Oil prices exceed $42 a barrel on Mar. 18, a high for 2016.
Despite reaching 12-year lows in December, oil prices have climbed by more than 50 percent in the past few months, according to Reuters. This comes amid the Organization of the Petroleum Exporting Countries alluding to a production freeze. The surge in prices boosted Brent crude from $27 and U.S. crude from nearly $26.
Oil market analyst Olivier Jakob predicts Brent prices will remain steady around the mid $40-range.
Oil has seen its strongest monthly gain since April 2015 this month, up 17.5 percent, and is heading into a fifth week of steady growth.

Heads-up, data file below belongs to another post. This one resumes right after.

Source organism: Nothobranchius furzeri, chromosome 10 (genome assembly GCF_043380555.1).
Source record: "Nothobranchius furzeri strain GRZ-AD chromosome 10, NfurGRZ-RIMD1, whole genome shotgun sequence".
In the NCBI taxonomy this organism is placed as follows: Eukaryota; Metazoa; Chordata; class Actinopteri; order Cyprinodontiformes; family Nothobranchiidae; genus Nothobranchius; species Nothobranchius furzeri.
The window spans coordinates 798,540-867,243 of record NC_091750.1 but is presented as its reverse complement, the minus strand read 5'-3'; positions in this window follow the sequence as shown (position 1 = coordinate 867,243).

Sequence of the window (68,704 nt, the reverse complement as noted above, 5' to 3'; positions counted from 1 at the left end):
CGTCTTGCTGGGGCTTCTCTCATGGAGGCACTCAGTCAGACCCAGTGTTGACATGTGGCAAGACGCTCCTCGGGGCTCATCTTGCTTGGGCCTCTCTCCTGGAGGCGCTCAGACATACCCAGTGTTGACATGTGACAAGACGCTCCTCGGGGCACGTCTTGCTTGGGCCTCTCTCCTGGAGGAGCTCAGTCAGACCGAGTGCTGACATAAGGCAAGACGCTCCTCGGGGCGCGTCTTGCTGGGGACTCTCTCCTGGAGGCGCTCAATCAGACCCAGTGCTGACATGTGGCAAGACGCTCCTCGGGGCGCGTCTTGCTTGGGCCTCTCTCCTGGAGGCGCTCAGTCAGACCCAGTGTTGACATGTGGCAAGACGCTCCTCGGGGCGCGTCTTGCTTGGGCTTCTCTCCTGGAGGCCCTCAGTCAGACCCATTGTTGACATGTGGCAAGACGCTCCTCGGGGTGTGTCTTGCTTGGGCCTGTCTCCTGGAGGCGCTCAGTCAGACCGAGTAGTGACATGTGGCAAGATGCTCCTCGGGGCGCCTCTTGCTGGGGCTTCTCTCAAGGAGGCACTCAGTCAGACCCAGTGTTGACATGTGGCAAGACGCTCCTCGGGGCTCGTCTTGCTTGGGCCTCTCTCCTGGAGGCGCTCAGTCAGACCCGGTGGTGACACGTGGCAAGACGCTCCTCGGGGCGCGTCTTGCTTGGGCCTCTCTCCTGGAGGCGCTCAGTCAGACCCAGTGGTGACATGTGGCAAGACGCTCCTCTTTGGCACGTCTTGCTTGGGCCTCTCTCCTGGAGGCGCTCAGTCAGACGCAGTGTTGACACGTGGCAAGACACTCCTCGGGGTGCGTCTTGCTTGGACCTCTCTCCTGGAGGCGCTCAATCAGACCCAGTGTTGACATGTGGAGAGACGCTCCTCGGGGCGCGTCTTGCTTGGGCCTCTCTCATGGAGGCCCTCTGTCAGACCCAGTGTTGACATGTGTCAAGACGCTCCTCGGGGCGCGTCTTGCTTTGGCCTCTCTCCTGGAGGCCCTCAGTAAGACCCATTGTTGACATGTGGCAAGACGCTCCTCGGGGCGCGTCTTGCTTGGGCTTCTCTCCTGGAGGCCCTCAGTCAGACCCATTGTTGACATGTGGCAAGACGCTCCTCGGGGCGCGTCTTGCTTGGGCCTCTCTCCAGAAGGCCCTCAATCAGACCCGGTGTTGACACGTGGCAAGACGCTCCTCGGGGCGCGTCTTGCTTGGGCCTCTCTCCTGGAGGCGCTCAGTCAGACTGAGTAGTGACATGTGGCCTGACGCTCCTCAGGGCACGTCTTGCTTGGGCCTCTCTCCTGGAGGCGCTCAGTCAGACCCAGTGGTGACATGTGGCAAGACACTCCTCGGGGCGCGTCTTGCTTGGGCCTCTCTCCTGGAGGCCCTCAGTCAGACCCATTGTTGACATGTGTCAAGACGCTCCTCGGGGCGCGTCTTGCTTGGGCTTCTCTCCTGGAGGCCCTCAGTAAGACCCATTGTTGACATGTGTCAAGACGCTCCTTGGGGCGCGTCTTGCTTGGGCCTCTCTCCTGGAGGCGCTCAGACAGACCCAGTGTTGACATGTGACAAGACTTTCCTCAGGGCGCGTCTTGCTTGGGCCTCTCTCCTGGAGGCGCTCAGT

The rising price of oil is expected to continue thanks to seasonal demand as well as the weakness of the dollar. The 3.2 percent drop in the dollar index this month makes oil – priced in U.S. dollars – cheaper for those dealing in other currencies.
In early March, U.S. commercial crude inventories were up by 3.9 million barrels, keeping the total inventory at historically high levels given the time of year, according to 24/7 Wall St. Reporting on recent data from the U.S. Energy Information Administration, the source stated that the total inventory currently stands at 521.9 million barrels.